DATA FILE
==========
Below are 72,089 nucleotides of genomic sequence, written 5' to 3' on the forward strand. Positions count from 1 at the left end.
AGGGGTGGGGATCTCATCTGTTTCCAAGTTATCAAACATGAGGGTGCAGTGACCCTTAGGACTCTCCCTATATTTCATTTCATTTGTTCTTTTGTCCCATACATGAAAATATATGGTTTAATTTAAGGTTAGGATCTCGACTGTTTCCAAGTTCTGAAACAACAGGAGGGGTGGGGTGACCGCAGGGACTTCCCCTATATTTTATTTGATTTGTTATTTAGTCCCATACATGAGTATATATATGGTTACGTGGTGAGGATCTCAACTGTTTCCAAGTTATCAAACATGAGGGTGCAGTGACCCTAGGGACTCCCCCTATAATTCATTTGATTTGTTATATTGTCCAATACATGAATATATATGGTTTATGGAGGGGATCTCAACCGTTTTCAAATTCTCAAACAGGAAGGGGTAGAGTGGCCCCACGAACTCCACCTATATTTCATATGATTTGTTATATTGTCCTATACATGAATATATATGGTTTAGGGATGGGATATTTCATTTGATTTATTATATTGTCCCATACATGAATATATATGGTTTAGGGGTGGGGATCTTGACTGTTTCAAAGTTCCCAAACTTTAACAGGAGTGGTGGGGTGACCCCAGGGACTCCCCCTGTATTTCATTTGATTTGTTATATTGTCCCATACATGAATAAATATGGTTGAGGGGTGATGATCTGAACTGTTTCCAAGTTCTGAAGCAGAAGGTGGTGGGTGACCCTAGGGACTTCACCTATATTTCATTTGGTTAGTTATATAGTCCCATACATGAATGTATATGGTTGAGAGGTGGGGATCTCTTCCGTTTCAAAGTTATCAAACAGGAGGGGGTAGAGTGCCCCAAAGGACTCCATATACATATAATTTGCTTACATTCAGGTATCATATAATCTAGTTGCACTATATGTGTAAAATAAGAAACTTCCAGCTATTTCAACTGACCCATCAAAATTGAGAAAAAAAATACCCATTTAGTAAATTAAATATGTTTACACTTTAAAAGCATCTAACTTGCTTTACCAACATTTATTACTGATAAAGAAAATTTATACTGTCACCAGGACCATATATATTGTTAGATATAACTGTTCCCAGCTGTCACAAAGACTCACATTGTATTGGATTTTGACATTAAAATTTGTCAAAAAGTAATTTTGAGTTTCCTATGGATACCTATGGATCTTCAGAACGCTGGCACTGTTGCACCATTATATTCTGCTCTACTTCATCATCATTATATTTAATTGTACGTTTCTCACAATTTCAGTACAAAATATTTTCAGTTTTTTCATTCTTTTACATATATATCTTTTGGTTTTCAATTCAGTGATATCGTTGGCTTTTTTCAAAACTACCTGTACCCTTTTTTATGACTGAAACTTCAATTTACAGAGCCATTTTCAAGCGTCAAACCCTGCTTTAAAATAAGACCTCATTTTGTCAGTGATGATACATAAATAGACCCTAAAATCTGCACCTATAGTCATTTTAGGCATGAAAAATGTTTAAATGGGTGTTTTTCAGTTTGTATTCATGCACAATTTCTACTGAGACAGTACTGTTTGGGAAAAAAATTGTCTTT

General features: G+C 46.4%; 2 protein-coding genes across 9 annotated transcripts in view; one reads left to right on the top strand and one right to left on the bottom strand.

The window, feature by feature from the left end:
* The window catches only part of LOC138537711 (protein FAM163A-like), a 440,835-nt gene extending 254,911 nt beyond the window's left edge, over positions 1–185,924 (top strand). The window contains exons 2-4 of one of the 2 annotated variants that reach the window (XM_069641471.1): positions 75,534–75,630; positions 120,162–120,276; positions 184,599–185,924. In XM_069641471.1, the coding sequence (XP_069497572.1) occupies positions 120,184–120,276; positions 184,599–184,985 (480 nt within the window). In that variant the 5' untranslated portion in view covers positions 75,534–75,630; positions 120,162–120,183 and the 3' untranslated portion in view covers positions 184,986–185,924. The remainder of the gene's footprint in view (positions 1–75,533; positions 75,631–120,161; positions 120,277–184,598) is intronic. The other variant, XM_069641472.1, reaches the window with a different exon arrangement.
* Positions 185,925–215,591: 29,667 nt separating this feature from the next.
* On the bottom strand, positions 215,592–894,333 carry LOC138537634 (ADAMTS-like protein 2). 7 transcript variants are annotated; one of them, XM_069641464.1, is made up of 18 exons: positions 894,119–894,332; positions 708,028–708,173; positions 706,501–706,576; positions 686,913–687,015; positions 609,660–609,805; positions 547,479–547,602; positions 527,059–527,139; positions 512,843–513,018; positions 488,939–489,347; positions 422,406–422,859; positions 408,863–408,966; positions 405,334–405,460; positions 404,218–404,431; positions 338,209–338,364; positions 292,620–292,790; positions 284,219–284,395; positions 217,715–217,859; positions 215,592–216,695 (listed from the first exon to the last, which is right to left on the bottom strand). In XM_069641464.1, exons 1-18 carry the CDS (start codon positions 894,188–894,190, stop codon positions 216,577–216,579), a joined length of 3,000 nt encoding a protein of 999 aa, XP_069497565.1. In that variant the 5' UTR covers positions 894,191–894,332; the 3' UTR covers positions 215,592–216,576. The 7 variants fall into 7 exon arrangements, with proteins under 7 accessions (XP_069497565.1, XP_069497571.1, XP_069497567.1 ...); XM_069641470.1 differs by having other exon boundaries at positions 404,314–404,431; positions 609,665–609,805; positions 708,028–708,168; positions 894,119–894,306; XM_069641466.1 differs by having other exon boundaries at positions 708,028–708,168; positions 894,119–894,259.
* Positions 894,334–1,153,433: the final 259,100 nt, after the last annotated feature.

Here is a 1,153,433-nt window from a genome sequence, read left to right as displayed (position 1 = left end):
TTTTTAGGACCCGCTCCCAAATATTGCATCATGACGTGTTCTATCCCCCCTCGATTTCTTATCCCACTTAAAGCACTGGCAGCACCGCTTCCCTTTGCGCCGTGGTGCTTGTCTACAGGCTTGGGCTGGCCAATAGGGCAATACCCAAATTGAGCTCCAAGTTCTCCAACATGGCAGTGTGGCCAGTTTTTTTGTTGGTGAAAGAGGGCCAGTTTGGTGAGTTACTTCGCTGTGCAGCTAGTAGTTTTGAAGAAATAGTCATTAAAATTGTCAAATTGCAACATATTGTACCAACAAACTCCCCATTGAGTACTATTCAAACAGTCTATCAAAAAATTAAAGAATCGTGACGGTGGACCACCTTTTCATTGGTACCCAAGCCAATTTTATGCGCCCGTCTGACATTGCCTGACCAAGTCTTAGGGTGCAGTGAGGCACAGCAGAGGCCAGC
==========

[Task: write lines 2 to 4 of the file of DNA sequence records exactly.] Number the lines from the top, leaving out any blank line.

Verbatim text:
AGGGGTGGGGATCTCATCTGTTTCCAAGTTATCAAACATGAGGGTGCAGTGACCCTTAGGACTCTCCCTATATTTCATTTCATTTGTTCTTTTGTCCCATACATGAAAATATATGGTTTAATTTAAGGTTAGGATCTCGACTGTTTCCAAGTTCTGAAACAACAGGAGGGGTGGGGTGACCGCAGGGACTTCCCCTATATTTTATTTGATTTGTTATTTAGTCCCATACATGAGTATATATATGGTTACGTGGTGAGGATCTCAACTGTTTCCAAGTTATCAAACATGAGGGTGCAGTGACCCTAGGGACTCCCCCTATAATTCATTTGATTTGTTATATTGTCCAATACATGAATATATATGGTTTATGGAGGGGATCTCAACCGTTTTCAAATTCTCAAACAGGAAGGGGTAGAGTGGCCCCACGAACTCCACCTATATTTCATATGATTTGTTATATTGTCCTATACATGAATATATATGGTTTAGGGATGGGATATTTCATTTGATTTATTATATTGTCCCATACATGAATATATATGGTTTAGGGGTGGGGATCTTGACTGTTTCAAAGTTCCCAAACTTTAACAGGAGTGGTGGGGTGACCCCAGGGACTCCCCCTGTATTTCATTTGATTTGTTATATTGTCCCATACATGAATAAATATGGTTGAGGGGTGATGATCTGAACTGTTTCCAAGTTCTGAAGCAGAAGGTGGTGGGTGACCCTAGGGACTTCACCTATATTTCATTTGGTTAGTTATATAGTCCCATACATGAATGTATATGGTTGAGAGGTGGGGATCTCTTCCGTTTCAAAGTTATCAAACAGGAGGGGGTAGAGTGCCCCAAAGGACTCCATATACATATAATTTGCTTACATTCAGGTATCATATAATCTAGTTGCACTATATGTGTAAAATAAGAAACTTCCAGCTATTTCAACTGACCCATCAAAATTGAGAAAAAAAATACCCATTTAGTAAATTAAATATGTTTACACTTTAAAAGCATCTAACTTGCTTTACCAACATTTATTACTGATAAAGAAAATTTATACTGTCACCAGGACCATATATATTGTTAGATATAACTGTTCCCAGCTGTCACAAAGACTCACATTGTATTGGATTTTGACATTAAAATTTGTCAAAAAGTAATTTTGAGTTTCCTATGGATACCTATGGATCTTCAGAACGCTGGCACTGTTGCACCATTATATTCTGCTCTACTTCATCATCATTATATTTAATTGTACGTTTCTCACAATTTCAGTACAAAATATTTTCAGTTTTTTCATTCTTTTACATATATATCTTTTGGTTTTCAATTCAGTGATATCGTTGGCTTTTTTCAAAACTACCTGTACCCTTTTTTATGACTGAAACTTCAATTTACAGAGCCATTTTCAAGCGTCAAACCCTGCTTTAAAATAAGACCTCATTTTGTCAGTGATGATACATAAATAGACCCTAAAATCTGCACCTATAGTCATTTTAGGCATGAAAAATGTTTAAATGGGTGTTTTTCAGTTTGTATTCATGCACAATTTCTACTGAGACAGTACTGTTTGGGAAAAAAATTGTCTTT

General features: G+C 46.4%; 2 protein-coding genes across 9 annotated transcripts in view; one reads left to right on the top strand and one right to left on the bottom strand.

The window, feature by feature from the left end: